Why I paint
I paint both to escape my world and to be more intensely in tune with it. For me, painting is a fantasy activity that takes me away from the problems of my job and my family.
While I am painting, my mind is focused entirely on the scene that I immersed in, and this has a therapeutic effect on me. I am able to clear my mind of everything else and I believe this gives my mind a little time to heal.
My paintings are very real because all of my thought and all of my feelings are captured on the canvas. I am intensely present in the moment and in the scene that I am painting.
I view my ability to capture feeling as a spiritual gift. It isn’t something that I think — it’s simply something that I do. I know that the feelings are captured because ten years later, I can look at a painting and feel again, exactly what I was feeling when I painted it.
Everything I paint, I paint live. I do not paint from photos or from imagination. That’s why my paintings are vibrant. They seem to possess the energy that existed at the moment they were painted.
When I paint people, I capture some of their essence. I couldn’t do that if they weren’t there in front of me. My best portraits are of people that I know best. I love sketching and painting people. All people fascinate me.
When people view my landscapes, I want them to feel some of the intensity of the experience that I felt while I was painting. I have some treasured locations where I have returned to paint over and over again. Each painting is a new work because each day is a different day with a different “vibe.”
Many of my city landscapes have people in them and viewers have commented to me that they like the figures and they often ask who they are. I can‘t imagine the city without people. They are always around and I paint what I see. I will capture people who sit down on bench or lean against a lamppost. I do this because my eye was drawn to them for whatever reason, and they were part of my experience.
I typically paint on location for about 4 hours at a time. During that time, the painting evolves in front of me. The sky will change color, the clouds will move and various people will move in and out of the scene. What is captured on the canvas is what I am seeing at the moment, what feels right and what works with what is there already.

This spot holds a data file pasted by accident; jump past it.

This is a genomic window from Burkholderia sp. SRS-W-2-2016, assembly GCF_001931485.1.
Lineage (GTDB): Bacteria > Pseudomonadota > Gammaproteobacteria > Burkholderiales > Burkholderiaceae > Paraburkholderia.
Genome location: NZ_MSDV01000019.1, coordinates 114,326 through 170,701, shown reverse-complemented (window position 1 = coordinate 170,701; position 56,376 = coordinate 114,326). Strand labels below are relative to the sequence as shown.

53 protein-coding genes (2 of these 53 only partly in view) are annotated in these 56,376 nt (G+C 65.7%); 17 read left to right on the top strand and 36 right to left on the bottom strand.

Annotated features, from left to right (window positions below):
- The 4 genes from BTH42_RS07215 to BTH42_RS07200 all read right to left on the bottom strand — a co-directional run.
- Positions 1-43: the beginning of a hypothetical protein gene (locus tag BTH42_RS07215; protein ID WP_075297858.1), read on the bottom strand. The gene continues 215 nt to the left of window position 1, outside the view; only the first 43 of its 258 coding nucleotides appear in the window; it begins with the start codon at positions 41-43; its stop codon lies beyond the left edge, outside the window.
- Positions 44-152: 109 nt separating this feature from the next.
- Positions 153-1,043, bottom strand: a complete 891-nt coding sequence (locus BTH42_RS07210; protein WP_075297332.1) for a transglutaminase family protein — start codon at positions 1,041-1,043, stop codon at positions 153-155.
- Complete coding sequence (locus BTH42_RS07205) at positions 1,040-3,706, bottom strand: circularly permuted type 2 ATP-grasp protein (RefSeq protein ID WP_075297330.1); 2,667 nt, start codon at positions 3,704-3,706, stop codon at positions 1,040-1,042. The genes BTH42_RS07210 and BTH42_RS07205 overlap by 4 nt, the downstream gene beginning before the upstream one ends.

I work around and around the canvas trying to keep all portions of the canvas at about the same level of focus and same level of completion. I look for ways to relate what is happening on the ground to what is happening in the sky and likewise ways to relate what is happening in the foreground to what is happening in the background. This means that I might change the color of the sky as it brightens in the afternoon and keep an interesting cloud after it has burned off or blown away because it works in the painting. The finished painting is a compilation of my experiences during the time that I was painting it.
Why I draw
I draw every day. Drawing is something that I do for myself. It is an activity that calms me and helps me exist in the moment. It helps me focus my thoughts and improve my observation skills.
I challenge myself to identify what portions of the scene are essential and endeavor to capture that. For about 6 years, I have been sketching many new urban vistas and urban subjects. This requires me to work faster that I might if my subjects didn’t move. I have been sketching with the NYC Urban Sketchers Group and have been introduced to new places and new subjects to sketch by this group. I also challenge my self by sketching with different media and on different paper types and colors. I enjoy experimenting with new drawing tools and media.